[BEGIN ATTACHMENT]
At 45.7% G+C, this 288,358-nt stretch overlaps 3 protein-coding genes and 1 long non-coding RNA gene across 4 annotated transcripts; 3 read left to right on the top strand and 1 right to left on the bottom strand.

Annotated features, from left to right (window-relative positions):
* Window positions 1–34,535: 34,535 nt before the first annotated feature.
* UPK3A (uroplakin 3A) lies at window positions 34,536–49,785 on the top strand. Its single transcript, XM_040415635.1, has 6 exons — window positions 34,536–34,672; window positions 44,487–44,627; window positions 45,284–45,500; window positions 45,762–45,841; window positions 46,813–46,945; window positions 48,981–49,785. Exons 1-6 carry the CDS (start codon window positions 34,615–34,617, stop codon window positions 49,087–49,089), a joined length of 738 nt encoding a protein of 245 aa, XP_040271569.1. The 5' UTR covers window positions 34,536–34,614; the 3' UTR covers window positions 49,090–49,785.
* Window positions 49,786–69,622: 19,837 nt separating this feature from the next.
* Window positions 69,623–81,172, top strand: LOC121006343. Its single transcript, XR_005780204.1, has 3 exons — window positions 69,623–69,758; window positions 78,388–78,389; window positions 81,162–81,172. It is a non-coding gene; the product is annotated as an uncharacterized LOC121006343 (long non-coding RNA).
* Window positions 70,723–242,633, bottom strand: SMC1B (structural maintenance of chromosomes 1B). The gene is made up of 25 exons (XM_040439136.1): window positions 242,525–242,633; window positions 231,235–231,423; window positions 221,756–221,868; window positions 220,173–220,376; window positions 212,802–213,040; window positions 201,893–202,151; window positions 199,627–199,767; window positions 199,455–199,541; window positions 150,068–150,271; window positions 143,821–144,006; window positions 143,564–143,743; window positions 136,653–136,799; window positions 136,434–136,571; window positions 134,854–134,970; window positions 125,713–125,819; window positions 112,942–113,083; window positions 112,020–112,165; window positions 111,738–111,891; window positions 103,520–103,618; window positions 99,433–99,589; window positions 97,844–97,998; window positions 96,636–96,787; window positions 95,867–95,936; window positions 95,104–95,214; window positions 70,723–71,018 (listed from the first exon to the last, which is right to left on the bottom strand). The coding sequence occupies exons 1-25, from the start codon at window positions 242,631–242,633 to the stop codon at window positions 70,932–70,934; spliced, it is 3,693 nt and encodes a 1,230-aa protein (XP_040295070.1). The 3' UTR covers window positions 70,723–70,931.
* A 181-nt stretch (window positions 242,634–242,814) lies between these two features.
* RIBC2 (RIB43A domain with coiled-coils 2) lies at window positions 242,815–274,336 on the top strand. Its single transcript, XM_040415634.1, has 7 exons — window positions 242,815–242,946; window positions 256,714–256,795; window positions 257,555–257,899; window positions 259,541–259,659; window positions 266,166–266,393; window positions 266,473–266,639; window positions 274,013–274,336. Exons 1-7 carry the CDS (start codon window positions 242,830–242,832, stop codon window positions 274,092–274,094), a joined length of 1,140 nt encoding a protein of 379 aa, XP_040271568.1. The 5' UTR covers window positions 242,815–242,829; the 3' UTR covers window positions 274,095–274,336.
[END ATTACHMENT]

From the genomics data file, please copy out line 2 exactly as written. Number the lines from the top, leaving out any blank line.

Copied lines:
Annotated features, from left to right (window-relative positions):